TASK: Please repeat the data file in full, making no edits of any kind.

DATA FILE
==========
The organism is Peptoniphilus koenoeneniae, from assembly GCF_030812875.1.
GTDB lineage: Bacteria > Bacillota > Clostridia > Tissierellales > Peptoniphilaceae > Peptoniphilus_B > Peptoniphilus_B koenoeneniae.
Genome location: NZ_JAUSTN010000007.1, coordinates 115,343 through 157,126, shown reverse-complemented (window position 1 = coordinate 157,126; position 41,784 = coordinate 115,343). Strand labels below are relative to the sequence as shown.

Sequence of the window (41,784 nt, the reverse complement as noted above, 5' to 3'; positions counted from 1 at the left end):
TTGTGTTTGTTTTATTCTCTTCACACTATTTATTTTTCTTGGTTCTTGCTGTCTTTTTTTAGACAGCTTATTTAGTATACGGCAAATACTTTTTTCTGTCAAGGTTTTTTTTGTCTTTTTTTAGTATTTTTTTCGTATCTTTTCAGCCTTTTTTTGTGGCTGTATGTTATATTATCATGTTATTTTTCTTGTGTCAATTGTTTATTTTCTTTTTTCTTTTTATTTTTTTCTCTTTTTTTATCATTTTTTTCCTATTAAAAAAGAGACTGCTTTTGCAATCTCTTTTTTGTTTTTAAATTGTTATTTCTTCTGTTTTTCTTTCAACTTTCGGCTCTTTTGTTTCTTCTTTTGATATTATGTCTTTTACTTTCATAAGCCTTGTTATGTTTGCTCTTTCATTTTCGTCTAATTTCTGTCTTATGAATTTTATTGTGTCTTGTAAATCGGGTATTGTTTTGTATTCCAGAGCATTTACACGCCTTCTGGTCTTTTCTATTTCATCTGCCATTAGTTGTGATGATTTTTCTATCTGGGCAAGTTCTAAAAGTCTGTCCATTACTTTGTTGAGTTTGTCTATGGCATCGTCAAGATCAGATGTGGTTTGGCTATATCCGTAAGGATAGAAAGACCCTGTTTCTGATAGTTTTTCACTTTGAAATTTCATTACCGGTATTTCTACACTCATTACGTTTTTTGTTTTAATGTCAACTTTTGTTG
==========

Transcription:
The organism is Peptoniphilus koenoeneniae, from assembly GCF_030812875.1.
GTDB lineage: Bacteria > Bacillota > Clostridia > Tissierellales > Peptoniphilaceae > Peptoniphilus_B > Peptoniphilus_B koenoeneniae.
Genome location: NZ_JAUSTN010000007.1, coordinates 115,343 through 157,126, shown reverse-complemented (window position 1 = coordinate 157,126; position 41,784 = coordinate 115,343). Strand labels below are relative to the sequence as shown.

Sequence of the window (41,784 nt, the reverse complement as noted above, 5' to 3'; positions counted from 1 at the left end):
TTGTGTTTGTTTTATTCTCTTCACACTATTTATTTTTCTTGGTTCTTGCTGTCTTTTTTTAGACAGCTTATTTAGTATACGGCAAATACTTTTTTCTGTCAAGGTTTTTTTTGTCTTTTTTTAGTATTTTTTTCGTATCTTTTCAGCCTTTTTTTGTGGCTGTATGTTATATTATCATGTTATTTTTCTTGTGTCAATTGTTTATTTTCTTTTTTCTTTTTATTTTTTTCTCTTTTTTTATCATTTTTTTCCTATTAAAAAAGAGACTGCTTTTGCAATCTCTTTTTTGTTTTTAAATTGTTATTTCTTCTGTTTTTCTTTCAACTTTCGGCTCTTTTGTTTCTTCTTTTGATATTATGTCTTTTACTTTCATAAGCCTTGTTATGTTTGCTCTTTCATTTTCGTCTAATTTCTGTCTTATGAATTTTATTGTGTCTTGTAAATCGGGTATTGTTTTGTATTCCAGAGCATTTACACGCCTTCTGGTCTTTTCTATTTCATCTGCCATTAGTTGTGATGATTTTTCTATCTGGGCAAGTTCTAAAAGTCTGTCCATTACTTTGTTGAGTTTGTCTATGGCATCGTCAAGATCAGATGTGGTTTGGCTATATCCGTAAGGATAGAAAGACCCTGTTTCTGATAGTTTTTCACTTTGAAATTTCATTACCGGTATTTCTACACTCATTACGTTTTTTGTTTTAATGTCAACTTTTGTTG